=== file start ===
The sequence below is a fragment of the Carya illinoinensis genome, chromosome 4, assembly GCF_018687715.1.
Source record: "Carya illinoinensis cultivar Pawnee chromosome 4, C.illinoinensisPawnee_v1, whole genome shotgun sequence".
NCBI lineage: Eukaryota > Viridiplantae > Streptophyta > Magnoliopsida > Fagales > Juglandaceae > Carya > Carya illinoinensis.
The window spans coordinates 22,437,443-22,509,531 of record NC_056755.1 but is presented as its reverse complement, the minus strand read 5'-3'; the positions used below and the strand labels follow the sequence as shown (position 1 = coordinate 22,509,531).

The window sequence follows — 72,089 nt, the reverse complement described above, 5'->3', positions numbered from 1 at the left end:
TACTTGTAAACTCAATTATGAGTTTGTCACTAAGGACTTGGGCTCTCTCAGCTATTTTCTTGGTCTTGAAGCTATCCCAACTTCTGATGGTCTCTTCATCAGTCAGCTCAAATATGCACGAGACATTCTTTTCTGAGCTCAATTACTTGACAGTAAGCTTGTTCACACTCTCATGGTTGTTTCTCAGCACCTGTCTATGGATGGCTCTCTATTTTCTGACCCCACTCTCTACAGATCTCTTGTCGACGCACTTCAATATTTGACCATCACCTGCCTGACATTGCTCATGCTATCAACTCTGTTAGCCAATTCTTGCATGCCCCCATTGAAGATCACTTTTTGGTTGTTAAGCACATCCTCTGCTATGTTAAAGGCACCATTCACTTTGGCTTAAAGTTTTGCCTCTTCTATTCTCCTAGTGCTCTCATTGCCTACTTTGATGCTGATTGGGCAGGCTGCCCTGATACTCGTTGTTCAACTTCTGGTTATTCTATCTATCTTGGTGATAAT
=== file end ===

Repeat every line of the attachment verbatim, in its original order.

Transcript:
The sequence below is a fragment of the Carya illinoinensis genome, chromosome 4, assembly GCF_018687715.1.
Source record: "Carya illinoinensis cultivar Pawnee chromosome 4, C.illinoinensisPawnee_v1, whole genome shotgun sequence".
NCBI lineage: Eukaryota > Viridiplantae > Streptophyta > Magnoliopsida > Fagales > Juglandaceae > Carya > Carya illinoinensis.
The window spans coordinates 22,437,443-22,509,531 of record NC_056755.1 but is presented as its reverse complement, the minus strand read 5'-3'; the positions used below and the strand labels follow the sequence as shown (position 1 = coordinate 22,509,531).

The window sequence follows — 72,089 nt, the reverse complement described above, 5'->3', positions numbered from 1 at the left end:
TACTTGTAAACTCAATTATGAGTTTGTCACTAAGGACTTGGGCTCTCTCAGCTATTTTCTTGGTCTTGAAGCTATCCCAACTTCTGATGGTCTCTTCATCAGTCAGCTCAAATATGCACGAGACATTCTTTTCTGAGCTCAATTACTTGACAGTAAGCTTGTTCACACTCTCATGGTTGTTTCTCAGCACCTGTCTATGGATGGCTCTCTATTTTCTGACCCCACTCTCTACAGATCTCTTGTCGACGCACTTCAATATTTGACCATCACCTGCCTGACATTGCTCATGCTATCAACTCTGTTAGCCAATTCTTGCATGCCCCCATTGAAGATCACTTTTTGGTTGTTAAGCACATCCTCTGCTATGTTAAAGGCACCATTCACTTTGGCTTAAAGTTTTGCCTCTTCTATTCTCCTAGTGCTCTCATTGCCTACTTTGATGCTGATTGGGCAGGCTGCCCTGATACTCGTTGTTCAACTTCTGGTTATTCTATCTATCTTGGTGATAAT